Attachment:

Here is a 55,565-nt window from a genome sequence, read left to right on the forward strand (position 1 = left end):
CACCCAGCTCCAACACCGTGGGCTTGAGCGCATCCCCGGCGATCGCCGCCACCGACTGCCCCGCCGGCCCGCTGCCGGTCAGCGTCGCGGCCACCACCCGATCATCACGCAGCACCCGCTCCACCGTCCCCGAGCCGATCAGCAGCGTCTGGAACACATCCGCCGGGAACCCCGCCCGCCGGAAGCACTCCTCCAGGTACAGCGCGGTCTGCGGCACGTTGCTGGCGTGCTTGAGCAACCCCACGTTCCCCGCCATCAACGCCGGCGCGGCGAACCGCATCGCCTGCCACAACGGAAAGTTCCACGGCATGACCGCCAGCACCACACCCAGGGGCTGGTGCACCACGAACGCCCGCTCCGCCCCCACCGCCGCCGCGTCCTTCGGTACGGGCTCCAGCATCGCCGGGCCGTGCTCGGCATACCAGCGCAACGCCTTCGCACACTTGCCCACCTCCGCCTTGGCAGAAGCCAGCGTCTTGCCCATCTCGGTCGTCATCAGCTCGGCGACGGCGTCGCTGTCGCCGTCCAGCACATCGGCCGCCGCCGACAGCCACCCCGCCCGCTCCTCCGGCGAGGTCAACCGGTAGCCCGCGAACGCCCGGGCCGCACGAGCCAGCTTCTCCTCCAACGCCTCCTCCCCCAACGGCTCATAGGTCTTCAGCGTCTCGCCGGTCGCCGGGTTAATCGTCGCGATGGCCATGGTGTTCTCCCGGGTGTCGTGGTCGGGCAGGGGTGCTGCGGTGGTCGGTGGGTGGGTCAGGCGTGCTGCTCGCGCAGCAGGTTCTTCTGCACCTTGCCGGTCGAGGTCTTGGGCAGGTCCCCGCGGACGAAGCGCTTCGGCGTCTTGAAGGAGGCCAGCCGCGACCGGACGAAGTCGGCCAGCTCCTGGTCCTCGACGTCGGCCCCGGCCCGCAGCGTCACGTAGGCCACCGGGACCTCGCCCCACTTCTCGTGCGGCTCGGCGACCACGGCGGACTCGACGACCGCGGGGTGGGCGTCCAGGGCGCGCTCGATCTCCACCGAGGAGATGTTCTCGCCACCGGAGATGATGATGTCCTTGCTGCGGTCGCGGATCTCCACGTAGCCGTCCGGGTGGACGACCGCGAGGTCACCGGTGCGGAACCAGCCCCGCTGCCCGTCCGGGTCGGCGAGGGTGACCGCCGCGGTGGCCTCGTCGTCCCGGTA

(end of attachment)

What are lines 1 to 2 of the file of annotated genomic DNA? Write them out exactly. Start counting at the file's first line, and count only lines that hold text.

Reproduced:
Here is a 55,565-nt window from a genome sequence, read left to right on the forward strand (position 1 = left end):
CACCCAGCTCCAACACCGTGGGCTTGAGCGCATCCCCGGCGATCGCCGCCACCGACTGCCCCGCCGGCCCGCTGCCGGTCAGCGTCGCGGCCACCACCCGATCATCACGCAGCACCCGCTCCACCGTCCCCGAGCCGATCAGCAGCGTCTGGAACACATCCGCCGGGAACCCCGCCCGCCGGAAGCACTCCTCCAGGTACAGCGCGGTCTGCGGCACGTTGCTGGCGTGCTTGAGCAACCCCACGTTCCCCGCCATCAACGCCGGCGCGGCGAACCGCATCGCCTGCCACAACGGAAAGTTCCACGGCATGACCGCCAGCACCACACCCAGGGGCTGGTGCACCACGAACGCCCGCTCCGCCCCCACCGCCGCCGCGTCCTTCGGTACGGGCTCCAGCATCGCCGGGCCGTGCTCGGCATACCAGCGCAACGCCTTCGCACACTTGCCCACCTCCGCCTTGGCAGAAGCCAGCGTCTTGCCCATCTCGGTCGTCATCAGCTCGGCGACGGCGTCGCTGTCGCCGTCCAGCACATCGGCCGCCGCCGACAGCCACCCCGCCCGCTCCTCCGGCGAGGTCAACCGGTAGCCCGCGAACGCCCGGGCCGCACGAGCCAGCTTCTCCTCCAACGCCTCCTCCCCCAACGGCTCATAGGTCTTCAGCGTCTCGCCGGTCGCCGGGTTAATCGTCGCGATGGCCATGGTGTTCTCCCGGGTGTCGTGGTCGGGCAGGGGTGCTGCGGTGGTCGGTGGGTGGGTCAGGCGTGCTGCTCGCGCAGCAGGTTCTTCTGCACCTTGCCGGTCGAGGTCTTGGGCAGGTCCCCGCGGACGAAGCGCTTCGGCGTCTTGAAGGAGGCCAGCCGCGACCGGACGAAGTCGGCCAGCTCCTGGTCCTCGACGTCGGCCCCGGCCCGCAGCGTCACGTAGGCCACCGGGACCTCGCCCCACTTCTCGTGCGGCTCGGCGACCACGGCGGACTCGACGACCGCGGGGTGGGCGTCCAGGGCGCGCTCGATCTCCACCGAGGAGATGTTCTCGCCACCGGAGATGATGATGTCCTTGCTGCGGTCGCGGATCTCCACGTAGCCGTCCGGGTGGACGACCGCGAGGTCACCGGTGCGGAACCAGCCCCGCTGCCCGTCCGGGTCGGCGAGGGTGACCGCCGCGGTGGCCTCGTCGTCCCGGTA